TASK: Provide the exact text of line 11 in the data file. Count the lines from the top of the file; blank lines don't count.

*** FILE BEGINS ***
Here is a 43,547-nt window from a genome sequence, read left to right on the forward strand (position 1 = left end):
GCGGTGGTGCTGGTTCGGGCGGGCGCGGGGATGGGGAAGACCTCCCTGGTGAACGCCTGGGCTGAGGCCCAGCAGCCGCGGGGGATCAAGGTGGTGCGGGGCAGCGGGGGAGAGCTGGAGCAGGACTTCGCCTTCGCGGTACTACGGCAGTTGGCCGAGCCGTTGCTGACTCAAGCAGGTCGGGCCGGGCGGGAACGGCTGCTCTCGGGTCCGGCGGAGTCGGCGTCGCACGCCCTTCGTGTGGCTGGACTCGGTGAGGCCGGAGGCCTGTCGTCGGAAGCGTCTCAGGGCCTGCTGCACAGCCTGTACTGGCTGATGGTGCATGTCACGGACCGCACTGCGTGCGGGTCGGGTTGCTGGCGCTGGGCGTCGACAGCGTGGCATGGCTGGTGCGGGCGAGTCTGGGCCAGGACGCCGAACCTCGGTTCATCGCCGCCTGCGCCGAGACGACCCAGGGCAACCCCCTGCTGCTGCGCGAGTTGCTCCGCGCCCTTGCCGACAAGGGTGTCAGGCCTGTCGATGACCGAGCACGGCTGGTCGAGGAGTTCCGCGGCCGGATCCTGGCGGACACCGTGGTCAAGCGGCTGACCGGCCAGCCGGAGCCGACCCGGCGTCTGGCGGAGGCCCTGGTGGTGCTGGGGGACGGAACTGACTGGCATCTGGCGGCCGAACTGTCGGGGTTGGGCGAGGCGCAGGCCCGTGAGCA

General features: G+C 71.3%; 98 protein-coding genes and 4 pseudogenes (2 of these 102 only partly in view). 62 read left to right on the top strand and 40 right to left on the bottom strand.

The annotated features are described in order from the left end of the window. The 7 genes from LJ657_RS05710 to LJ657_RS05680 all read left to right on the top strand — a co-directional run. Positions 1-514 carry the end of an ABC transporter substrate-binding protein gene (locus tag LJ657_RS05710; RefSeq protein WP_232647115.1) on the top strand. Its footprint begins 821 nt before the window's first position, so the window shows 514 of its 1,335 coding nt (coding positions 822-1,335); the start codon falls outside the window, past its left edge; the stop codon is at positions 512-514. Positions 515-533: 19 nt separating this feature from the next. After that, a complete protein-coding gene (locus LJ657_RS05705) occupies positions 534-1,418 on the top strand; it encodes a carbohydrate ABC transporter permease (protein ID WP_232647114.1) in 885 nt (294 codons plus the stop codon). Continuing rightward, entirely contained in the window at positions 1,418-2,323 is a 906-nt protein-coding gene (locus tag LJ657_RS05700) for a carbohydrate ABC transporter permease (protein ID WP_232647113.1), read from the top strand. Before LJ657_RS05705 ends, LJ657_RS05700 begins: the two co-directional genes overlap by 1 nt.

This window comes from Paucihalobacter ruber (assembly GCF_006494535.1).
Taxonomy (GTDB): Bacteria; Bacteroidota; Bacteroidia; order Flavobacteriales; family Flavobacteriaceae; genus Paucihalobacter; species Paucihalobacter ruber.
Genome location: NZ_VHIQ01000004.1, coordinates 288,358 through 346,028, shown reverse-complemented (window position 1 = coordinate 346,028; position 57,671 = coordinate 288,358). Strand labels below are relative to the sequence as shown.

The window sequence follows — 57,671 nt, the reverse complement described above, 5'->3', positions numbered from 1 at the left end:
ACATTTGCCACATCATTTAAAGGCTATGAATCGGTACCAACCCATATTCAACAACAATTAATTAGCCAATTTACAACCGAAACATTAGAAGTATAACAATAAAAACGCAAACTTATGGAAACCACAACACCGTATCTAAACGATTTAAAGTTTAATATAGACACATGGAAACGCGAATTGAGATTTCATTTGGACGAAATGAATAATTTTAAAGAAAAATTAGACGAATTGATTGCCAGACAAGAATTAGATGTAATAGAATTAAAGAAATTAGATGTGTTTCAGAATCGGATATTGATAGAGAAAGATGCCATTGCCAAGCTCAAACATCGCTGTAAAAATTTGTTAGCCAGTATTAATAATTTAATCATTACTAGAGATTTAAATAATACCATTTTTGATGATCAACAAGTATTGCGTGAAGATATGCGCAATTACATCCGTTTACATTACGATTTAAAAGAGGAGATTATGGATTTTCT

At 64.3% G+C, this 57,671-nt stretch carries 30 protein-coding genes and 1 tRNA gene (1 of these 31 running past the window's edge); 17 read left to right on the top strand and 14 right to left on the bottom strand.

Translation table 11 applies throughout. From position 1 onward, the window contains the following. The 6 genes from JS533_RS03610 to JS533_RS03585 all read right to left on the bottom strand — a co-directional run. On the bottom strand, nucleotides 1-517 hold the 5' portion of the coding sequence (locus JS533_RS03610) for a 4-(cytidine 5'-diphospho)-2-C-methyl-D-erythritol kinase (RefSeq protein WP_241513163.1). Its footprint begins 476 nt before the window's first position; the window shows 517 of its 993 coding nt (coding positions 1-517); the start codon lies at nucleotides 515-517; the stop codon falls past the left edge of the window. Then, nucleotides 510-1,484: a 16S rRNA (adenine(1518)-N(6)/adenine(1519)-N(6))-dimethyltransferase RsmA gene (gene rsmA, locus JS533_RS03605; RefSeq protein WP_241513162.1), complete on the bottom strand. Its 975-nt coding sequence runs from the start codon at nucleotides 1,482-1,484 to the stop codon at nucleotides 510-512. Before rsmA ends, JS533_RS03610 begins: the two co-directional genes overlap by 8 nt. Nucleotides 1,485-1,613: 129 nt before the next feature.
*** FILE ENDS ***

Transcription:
Translation table 11 applies throughout. From position 1 onward, the window contains the following. The 6 genes from JS533_RS03610 to JS533_RS03585 all read right to left on the bottom strand — a co-directional run. On the bottom strand, nucleotides 1-517 hold the 5' portion of the coding sequence (locus JS533_RS03610) for a 4-(cytidine 5'-diphospho)-2-C-methyl-D-erythritol kinase (RefSeq protein WP_241513163.1). Its footprint begins 476 nt before the window's first position; the window shows 517 of its 993 coding nt (coding positions 1-517); the start codon lies at nucleotides 515-517; the stop codon falls past the left edge of the window. Then, nucleotides 510-1,484: a 16S rRNA (adenine(1518)-N(6)/adenine(1519)-N(6))-dimethyltransferase RsmA gene (gene rsmA, locus JS533_RS03605; RefSeq protein WP_241513162.1), complete on the bottom strand. Its 975-nt coding sequence runs from the start codon at nucleotides 1,482-1,484 to the stop codon at nucleotides 510-512. Before rsmA ends, JS533_RS03610 begins: the two co-directional genes overlap by 8 nt. Nucleotides 1,485-1,613: 129 nt before the next feature.